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Re: Roots of Latin & Latin influenced languages = Assyrian ?
« Reply #23 on: October 10, 2016, 05:26:47 AM »
We seem to have a large vocabulary (nice to see so many words for "meaning" in Syriac). It's amazing, but rather tragic, since so many of us forgot these words or at least just don't have the habit of using them. Ma'na is an Arabic/Turkish word, right? What does it mean, "meaning" or something else?

And thanks for the google research on the etymology of "about". :)
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Offline Sharukinu

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Re: Roots of Latin & Latin influenced languages = Assyrian ?
« Reply #24 on: October 10, 2016, 07:30:25 AM »
We seem to have a large vocabulary (nice to see so many words for "meaning" in Syriac). It's amazing, but rather tragic, since so many of us forgot these words or at least just don't have the habit of using them.


Yes. We should standardise our modern words and enforce their usage in both the East and West dialects of modern Assyrian (Suret/Sureth) to help them merge as much as possible. I am currently creating a small dictionary by extracting words from existing dictionaries such as the one I gave examples from. My goal is to take a simplified list of authentic (native) words and provide a translation in English so that you don't have to go digging to find the meaning of a word among such large lists of similar words, and so that you don't have to contemplate whether or not the word is authentic. I've also began listing etymologies alongside some words.

Let me clarify what I mean by "authentic". Words from Aramaic, Akkadian, Sumerian, Hurrian, Amoritic and such languages that are our deepest roots, are "authentic" and most preferred.

After the authentic words we have the somewhat authentic words: words from the languages of closely related/interactive ancient cultures ie Uratian, Phoenician, Hittite, Elamite etc -these are somewhat preferred.

The only inauthentic words that I might consider maintaining are those borrowed from languages of great pre-Islamic cultures, especially those which are relevant to our history, such as Latin, Persian and Greek -these are barely preferred. However, an idealist part of me wants to purge these words too.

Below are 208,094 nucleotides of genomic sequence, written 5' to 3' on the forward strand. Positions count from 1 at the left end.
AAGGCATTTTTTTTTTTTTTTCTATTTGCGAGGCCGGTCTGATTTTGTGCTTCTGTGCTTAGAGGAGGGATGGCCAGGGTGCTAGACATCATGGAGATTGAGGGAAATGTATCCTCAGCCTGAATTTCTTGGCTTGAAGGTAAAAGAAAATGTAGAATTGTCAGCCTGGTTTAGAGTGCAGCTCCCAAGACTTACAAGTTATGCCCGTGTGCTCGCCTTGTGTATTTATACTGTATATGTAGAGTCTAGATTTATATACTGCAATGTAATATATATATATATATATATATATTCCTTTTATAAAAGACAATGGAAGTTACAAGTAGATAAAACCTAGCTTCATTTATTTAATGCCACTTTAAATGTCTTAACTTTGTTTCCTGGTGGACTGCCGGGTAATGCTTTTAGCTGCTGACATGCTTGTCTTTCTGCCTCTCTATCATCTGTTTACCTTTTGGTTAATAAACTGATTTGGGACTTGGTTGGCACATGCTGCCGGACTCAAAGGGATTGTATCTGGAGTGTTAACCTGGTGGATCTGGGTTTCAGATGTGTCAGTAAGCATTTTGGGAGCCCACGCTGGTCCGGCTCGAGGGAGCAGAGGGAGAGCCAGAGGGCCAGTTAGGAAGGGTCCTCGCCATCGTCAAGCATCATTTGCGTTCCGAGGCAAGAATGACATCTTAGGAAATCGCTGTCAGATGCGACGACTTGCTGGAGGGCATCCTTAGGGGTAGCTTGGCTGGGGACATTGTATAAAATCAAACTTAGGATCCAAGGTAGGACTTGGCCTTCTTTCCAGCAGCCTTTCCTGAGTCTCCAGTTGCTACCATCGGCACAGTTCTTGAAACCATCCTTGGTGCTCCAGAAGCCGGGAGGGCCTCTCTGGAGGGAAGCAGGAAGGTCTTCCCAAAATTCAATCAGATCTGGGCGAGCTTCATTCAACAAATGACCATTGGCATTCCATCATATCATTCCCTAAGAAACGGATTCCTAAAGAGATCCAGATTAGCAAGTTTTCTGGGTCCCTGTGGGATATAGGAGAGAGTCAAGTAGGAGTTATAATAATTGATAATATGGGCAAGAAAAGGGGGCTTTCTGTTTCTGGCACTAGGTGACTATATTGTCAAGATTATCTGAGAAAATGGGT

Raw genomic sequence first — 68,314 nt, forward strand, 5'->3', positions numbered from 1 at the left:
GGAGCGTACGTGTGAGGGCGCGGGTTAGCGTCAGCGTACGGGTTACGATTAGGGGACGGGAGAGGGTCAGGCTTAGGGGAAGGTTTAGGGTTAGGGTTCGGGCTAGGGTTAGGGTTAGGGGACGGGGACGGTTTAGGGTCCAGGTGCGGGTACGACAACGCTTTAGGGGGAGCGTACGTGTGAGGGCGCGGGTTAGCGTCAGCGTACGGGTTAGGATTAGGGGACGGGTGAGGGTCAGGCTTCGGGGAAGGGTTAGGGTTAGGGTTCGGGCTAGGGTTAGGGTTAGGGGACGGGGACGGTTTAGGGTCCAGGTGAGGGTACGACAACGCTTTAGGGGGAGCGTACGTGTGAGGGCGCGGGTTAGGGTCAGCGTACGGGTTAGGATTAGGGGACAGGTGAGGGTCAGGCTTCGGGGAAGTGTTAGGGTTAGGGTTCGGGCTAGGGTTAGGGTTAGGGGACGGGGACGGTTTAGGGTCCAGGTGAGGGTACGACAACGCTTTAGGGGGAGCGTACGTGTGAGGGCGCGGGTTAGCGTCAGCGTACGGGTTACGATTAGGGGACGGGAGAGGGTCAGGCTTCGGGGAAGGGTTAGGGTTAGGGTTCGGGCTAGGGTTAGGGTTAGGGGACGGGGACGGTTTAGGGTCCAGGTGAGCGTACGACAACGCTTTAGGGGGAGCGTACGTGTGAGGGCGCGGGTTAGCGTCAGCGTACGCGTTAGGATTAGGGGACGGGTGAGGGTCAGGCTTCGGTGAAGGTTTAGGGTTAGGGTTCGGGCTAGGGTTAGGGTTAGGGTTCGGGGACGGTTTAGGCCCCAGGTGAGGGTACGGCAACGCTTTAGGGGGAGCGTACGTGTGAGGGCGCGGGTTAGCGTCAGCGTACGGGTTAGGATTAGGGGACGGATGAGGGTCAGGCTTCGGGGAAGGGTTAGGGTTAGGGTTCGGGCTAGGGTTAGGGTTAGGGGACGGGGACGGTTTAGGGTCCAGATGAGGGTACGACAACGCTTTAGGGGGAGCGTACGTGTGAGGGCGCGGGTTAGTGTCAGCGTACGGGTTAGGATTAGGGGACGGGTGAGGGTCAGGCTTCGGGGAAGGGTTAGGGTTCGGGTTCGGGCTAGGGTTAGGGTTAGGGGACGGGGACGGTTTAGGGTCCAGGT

Ma'na is an Arabic/Turkish word, right? What does it mean, "meaning" or something else?


I don't know what it means in Arabic or Turkish. I believe it is ultimately from Arabic but it might have been borrowed through Turkish - I'm guessing it means "meaning" in Arabic also. However, we do have an authentic Aramaic root that seems to be somewhat related:  E-N-A (Eh, Nun, Aleph,)

http://www.assyrianlanguages.org/sureth/dosearch.php?searchkey=cn%27&language=fullsyriac


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Re: Roots of Latin & Latin influenced languages = Assyrian ?
« Reply #25 on: December 25, 2016, 06:57:24 AM »
I don't know what it means in Arabic or Turkish. I believe it is ultimately from Arabic but it might have been borrowed through Turkish - I'm guessing it means "meaning" in Arabic also. However, we do have an authentic Aramaic root that seems to be somewhat related:  E-N-A (Eh, Nun, Aleph,)

http://www.assyrianlanguages.org/sureth/dosearch.php?searchkey=cn%27&language=fullsyriac

Yeah, I figured that "man'a" is in Arabic and it means "meaning" too. Perhaps it's a Semitic cognate word. But I don't know.
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Re: Roots of Latin & Latin influenced languages = Assyrian ?
« Reply #26 on: April 07, 2017, 02:45:25 AM »
What about "mortal" and "mota"?

Mortal is Latin for "death" and it sounds like "mota". Are these two related?
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Re: Roots of Latin & Latin influenced languages = Assyrian ?
« Reply #27 on: April 07, 2017, 04:18:30 PM »
What about "mortal" and "mota"?

Mortal is Latin for "death" and it sounds like "mota". Are these two related?

missing 'r'...

the root for death in Semitic languages is M-W-T (meem waw taw)

the latin "mortalis" comes from latin "mors" (death)

"mors" originates from (reconstructed) indo euro root "mer"

https://en.wiktionary.org/wiki/Reconstruction:Proto-Indo-European/mer-

example of modern languages that use the root

Kurdish - Mirin
Persian - Mordan

Offline Cascade

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Re: Roots of Latin & Latin influenced languages = Assyrian ?
« Reply #28 on: April 27, 2017, 04:48:54 AM »
Hey John,